The 1908 Ortega salsa and a few other early manufactured interpretations of salsas and chile sauces intended to exclusively function as condiments made an impact but failed to take off nationally – maybe it was salsa in a can that got in the way? Or maybe it just wasn’t ready to compete with the final and most successful formulation of Heinz Ketchup which was launched in 1906. Local producers made chile and hot sauces, but that was about it. It wasn’t until 1947 and the introduction of Pace Picante sauce in San Antonio, that salsa took the form that we are most familiar with today. As Mexican sauces had been interpreted by Spanish eyes into forms they were comfortable with, so Pace interpreted it again, through American eyes, adding tomato puré and vinegar, making it a mix of hot sauce and something more like the “salsa de gitomate con chille à la italiana” from Gouffé’s El Libro de Cocina or just more like ketchup with tomato chunks and chiles.

“Taco Sauce”, a bastardized sort of mole that is used to “flavor” American tacos, came around at the same time (Lindy’s Taco Sauce was copyrighted in 1947). Pace’s popularity grew and attracted competitors, but with very few exceptions, and somewhat remarkably given the wide range of source material, they copied the general consistency and ingredients of Pace. By the 1980s, American’s palates, slowly expanded by immigrant cuisines from China, Italy and elsewhere, were sufficiently broad that Pace branched out from their regular recipe adding hot and mild varieties and later introduced thick and chunky. In a much publicized sea change, salsa outsold ketchup at some point in the 1990s to become condiment king of America – and even if it’s a lot more expensive than ketchup, and it’s not exactly apples to apples, that’s still a whole lot of salsa. Did Pace put the finishing touches on the project of stealing salsa that the Spanish had begun centuries ago? Or did they save it and turn it forever into a beloved if simplistic condiment, free to be used in a hundred different ways? Does it even bear any relationship to what salsa once was? If you took Pace back to the Aztec market that Bernardino de Sahagun described in The Florentine Codex (late 16th c.) where they sold tomatoes and tomatillos and an array of chiles and made-up sauces, would they have recognized it? Would they have warmed up a batch to cook you in?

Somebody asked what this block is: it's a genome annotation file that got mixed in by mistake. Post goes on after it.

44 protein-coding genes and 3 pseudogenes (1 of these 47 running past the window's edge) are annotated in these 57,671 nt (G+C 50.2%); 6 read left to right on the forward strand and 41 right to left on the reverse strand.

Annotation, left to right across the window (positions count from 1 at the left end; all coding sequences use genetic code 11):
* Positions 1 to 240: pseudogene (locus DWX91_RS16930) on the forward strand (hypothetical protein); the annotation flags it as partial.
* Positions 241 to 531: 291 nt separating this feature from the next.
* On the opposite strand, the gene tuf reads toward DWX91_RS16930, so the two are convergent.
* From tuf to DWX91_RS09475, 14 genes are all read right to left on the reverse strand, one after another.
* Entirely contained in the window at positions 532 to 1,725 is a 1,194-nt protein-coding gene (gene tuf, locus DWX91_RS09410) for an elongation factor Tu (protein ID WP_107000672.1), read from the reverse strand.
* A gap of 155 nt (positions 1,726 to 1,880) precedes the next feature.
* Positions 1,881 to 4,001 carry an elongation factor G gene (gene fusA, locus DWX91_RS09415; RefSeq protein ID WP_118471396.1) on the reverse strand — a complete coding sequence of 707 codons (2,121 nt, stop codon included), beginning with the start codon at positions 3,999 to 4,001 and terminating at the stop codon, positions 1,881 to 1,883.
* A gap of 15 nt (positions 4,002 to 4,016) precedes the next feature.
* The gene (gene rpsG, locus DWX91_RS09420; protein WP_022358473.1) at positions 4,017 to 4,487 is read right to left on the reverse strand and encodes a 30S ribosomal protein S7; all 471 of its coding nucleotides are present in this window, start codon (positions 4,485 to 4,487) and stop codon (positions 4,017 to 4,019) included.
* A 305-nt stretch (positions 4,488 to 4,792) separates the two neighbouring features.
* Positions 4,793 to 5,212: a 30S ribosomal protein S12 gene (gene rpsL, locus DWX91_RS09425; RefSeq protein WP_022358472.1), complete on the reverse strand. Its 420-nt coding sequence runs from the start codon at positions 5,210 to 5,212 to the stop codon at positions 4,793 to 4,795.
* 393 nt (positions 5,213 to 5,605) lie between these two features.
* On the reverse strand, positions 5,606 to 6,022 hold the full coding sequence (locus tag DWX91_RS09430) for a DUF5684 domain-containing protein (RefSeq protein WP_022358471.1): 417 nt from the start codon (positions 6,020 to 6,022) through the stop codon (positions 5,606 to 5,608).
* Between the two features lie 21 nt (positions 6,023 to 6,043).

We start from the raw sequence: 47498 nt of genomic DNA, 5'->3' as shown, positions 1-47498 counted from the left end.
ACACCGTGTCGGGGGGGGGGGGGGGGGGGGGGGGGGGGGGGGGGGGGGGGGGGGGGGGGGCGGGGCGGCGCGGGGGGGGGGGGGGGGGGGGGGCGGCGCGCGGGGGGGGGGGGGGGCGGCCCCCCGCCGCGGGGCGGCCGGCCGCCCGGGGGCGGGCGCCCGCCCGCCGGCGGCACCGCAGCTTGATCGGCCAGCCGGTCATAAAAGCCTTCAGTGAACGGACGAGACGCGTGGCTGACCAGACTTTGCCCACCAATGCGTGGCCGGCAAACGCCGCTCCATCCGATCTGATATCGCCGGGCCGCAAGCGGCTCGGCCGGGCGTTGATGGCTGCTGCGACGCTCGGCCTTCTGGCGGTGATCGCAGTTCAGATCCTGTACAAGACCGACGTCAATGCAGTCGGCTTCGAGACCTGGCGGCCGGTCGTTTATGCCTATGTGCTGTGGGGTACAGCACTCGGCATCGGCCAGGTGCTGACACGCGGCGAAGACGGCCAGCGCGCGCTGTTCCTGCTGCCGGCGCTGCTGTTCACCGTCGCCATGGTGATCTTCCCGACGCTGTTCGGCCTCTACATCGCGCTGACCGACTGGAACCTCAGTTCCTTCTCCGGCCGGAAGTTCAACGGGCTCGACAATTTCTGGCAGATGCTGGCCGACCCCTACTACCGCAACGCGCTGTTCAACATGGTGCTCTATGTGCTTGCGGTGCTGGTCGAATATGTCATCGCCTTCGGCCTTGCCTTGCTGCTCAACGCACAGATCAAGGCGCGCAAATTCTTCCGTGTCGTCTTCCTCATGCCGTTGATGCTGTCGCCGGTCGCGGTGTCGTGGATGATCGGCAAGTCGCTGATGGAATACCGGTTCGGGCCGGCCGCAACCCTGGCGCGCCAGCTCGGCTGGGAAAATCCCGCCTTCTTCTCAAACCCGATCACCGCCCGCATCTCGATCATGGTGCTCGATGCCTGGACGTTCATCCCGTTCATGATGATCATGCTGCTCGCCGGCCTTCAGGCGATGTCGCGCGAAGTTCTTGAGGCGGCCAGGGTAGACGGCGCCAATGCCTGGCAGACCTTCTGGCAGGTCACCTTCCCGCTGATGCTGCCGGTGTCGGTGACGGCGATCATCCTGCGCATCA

I dunno, but somehow an Aztec sauce was embraced, and broken, and chased out of Mexico by the Spanish, landed in Texas, got embraced and ketchuped by Americans, and became one of the most popular condiments in the world.

What I await, with terror and hope and hunger, is Pace Mole ™ and somewhere, I know, Hermann von Salsa waits with me.



MORE POSTS BY TOM NEALON: Salsa Mahonesa and the Seven Years War, Golden Apples, Crimson Stew, Diagram of Condiments vs. Sauces, etc., and his De Condimentis series (Fish Sauce | Hot Sauce | Vinegar | Drunken Vinegar | Balsamic Vinegar | Food History | Barbecue Sauce | Butter | Mustard | Sour Cream | Maple Syrup | Salad Dressing | Gravy) — are among the most popular we’ve ever published here at HiLobrow.